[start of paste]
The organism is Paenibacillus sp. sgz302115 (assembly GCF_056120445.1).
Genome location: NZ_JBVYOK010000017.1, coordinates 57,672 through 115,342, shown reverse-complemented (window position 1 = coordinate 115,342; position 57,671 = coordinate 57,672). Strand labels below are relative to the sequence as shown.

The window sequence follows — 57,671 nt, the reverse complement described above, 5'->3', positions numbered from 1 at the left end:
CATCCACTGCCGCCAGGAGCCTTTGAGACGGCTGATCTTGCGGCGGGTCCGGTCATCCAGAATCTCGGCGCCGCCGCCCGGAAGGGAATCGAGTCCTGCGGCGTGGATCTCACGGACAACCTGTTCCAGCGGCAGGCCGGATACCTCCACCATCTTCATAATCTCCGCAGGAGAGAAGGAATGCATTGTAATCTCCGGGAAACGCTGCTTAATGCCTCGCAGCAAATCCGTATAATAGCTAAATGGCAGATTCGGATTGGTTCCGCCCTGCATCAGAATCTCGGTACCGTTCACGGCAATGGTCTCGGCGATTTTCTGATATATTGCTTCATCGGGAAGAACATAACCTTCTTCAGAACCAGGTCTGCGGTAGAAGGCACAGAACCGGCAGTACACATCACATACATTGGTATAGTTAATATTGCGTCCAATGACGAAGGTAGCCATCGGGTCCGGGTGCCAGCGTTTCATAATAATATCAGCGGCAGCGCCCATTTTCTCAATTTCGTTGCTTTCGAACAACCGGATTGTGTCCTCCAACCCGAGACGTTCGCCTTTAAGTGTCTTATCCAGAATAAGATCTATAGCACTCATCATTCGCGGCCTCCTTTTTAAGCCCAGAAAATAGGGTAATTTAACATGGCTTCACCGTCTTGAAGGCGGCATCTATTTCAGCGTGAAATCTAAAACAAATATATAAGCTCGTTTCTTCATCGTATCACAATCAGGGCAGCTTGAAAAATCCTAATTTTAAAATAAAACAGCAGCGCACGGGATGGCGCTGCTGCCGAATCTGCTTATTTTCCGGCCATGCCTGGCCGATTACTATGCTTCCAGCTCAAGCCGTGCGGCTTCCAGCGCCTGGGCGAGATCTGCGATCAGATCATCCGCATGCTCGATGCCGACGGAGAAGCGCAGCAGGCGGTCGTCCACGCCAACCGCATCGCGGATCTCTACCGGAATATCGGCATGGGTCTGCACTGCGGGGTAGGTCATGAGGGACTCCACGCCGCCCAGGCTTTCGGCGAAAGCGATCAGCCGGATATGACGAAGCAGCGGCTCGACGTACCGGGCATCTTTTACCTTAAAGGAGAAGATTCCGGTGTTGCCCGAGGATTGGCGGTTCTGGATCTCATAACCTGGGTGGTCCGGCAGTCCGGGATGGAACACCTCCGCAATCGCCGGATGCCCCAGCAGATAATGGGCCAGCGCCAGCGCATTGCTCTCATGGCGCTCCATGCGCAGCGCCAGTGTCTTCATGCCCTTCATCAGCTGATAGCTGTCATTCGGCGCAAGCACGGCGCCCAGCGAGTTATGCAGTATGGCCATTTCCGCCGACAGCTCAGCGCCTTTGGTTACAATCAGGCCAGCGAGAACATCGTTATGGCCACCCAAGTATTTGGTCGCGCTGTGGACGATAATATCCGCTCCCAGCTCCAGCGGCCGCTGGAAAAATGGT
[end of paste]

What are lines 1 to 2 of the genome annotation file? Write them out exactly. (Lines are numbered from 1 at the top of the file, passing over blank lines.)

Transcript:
The organism is Paenibacillus sp. sgz302115 (assembly GCF_056120445.1).
Genome location: NZ_JBVYOK010000017.1, coordinates 57,672 through 115,342, shown reverse-complemented (window position 1 = coordinate 115,342; position 57,671 = coordinate 57,672). Strand labels below are relative to the sequence as shown.